There was uncertainty in his voice when he spoke, which made my stomach twist into knots even more. I was all too familiar with being stood up. I thought he was different. He had been doing so well, I almost forgot he was still a man.
“Hey, Meg. It’s, uh, Kyle. Um, about our date tonight . . . Ah, this is kind of embarrassing . . . I don’t know where you live.”
I burst into laughter. “You have no idea how happy I am to hear to say that!”
“Thought I was calling to cancel, huh?”
“It wouldn’t be the first time.”
“What man would be so dumb to leave a beautiful woman like you hanging?” he said, but he would be surprised. There was one, just one.
His real name wasn’t Brick. I never knew it. He’d changed it when he turned eighteen. Not even his parents called him by his real name, or so I thought. I never met them. I guess I wasn’t as special of a girlfriend to him as I’d thought.
Brick had already dropped out of college before I started my freshman year, but he still hung around campus—mainly for frat parties and to meet girls. That was how we met. We started dating shortly after, and after only three months, he convinced me to drop out of school too and drive across the country with him, visiting every state on the map. That’s where the real education was, he’d said. Off the grid, beyond the frontier, life experience no degree could ever give you. Grandma called us both fools.
“So why don’t you give me your address, and I’ll put it in the GPS. Pick you up in about 45?”
“Actually—” I looked down at my watch. Quarter to seven. I could get home in fifteen minutes, take a quick shower, maybe throw on some make up, and be standing in front of my closet naked, deciding and then changing my mind about which dress I wanted to wear by the time he knocked on my door. “I’m not at home right now. I’m visiting my grandma, and—” I turned my back to Grandma and cupped my hand over my mouth. “She’s in her stall routine right now, so it might be another hour before I can leave,” I whispered into the phone.
“Say no more. My dad is the same way.”
“Uh-uh. Don’t blame me for holding this man up.” Grandma snatched my phone out of my hand. “Hello?” She brought the phone to her ear, cocked her head to the side. She folded her left hand under her armpit and shifted her weight onto her right leg, poking out her hip like an impatient teenager. “The one and only,” she said. “You can call me Millie. And what’s your name? And how old are you Kyle? Hmm, thirty three.” She tottered her hand in front of her. “Not too old, not too young.” Was she inquiring about a potential suitor for me or measuring out porridge? “You know, Jesus was thirty-three when he died on the cross. Are you going to save my granddaughter from her poor choices in men?”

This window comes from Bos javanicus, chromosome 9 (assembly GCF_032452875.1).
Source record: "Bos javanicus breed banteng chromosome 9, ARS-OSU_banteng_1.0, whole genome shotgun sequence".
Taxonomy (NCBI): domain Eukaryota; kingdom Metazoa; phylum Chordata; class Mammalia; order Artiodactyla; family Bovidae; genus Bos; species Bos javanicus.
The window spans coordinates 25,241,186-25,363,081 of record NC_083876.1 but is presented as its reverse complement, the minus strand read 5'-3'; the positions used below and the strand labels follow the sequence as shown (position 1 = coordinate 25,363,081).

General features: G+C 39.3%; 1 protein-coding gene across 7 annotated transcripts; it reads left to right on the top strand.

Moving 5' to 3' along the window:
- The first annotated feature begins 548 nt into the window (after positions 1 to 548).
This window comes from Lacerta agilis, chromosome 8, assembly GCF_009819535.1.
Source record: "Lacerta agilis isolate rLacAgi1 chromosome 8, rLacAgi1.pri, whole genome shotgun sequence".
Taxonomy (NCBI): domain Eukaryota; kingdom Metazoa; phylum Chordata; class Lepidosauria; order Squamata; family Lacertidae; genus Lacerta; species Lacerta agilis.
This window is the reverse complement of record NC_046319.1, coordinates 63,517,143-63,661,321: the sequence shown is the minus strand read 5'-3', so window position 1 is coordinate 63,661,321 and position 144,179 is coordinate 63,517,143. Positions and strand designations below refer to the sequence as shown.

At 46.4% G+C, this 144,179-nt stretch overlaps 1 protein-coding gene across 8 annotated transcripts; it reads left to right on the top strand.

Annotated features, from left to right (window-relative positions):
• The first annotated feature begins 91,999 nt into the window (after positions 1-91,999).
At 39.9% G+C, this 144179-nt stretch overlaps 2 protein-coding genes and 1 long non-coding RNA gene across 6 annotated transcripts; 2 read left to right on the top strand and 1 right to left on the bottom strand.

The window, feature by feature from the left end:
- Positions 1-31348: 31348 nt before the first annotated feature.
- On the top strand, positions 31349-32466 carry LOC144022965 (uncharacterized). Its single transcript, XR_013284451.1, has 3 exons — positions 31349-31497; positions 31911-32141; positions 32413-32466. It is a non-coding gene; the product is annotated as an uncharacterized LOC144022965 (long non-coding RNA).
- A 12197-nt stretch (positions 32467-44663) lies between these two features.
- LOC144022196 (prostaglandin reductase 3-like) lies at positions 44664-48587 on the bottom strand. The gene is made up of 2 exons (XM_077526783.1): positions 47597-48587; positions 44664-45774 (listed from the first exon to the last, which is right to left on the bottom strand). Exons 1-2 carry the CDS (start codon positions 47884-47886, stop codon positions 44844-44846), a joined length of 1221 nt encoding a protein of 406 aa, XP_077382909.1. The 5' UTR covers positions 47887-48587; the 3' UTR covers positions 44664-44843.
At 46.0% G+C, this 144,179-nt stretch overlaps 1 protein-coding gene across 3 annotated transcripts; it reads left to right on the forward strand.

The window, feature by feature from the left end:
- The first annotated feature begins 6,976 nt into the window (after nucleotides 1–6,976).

I slapped my palm against my face. “Give me the phone, Grandma.”
She held up her finger. “I just have one more question,” she said to me, then to Kyle, “What do you do for a living?” Her eyes widened. “So she did find herself a pilot. Oh, Meg, why didn’t you tell me?” With a light force, she tapped the top of my hand with her finger tips, as if chiding me of stealing cookies from the cookie jar before dinner. “Well, Kyle, I would love to meet you. Why don’t you come pick up Meg from here. Cedar Retirement.”
I vehemently shook my head no, but she rolled her eyes and turned to the side, giving me her profile. “Oh, he does? What a coincidence! So I’ll see you when you get here? Ok, thirty minutes. Bye-bye, now.” She hung up the phone and handed it back to me. “He seems nice.”
“Better watch out, Meg,” Jerry said, “she might steal your boyfriend right from under ya!”
“Oh, please.” Grandma put her hands on her hips. “I am too old to be doing something so childish.”
“Grandma, why did you tell him to come here. I wanted to stop by the house first. Take a shower, change, do something with my hair.” I fluffed my ends. The curls were starting to frizz and puff out. Now that I wasn’t sitting directly under the air vent, the room was much more humid that I’d thought. I turned my nose over my shoulder and inhaled a quick sniff. I could use another coat of deodorant too.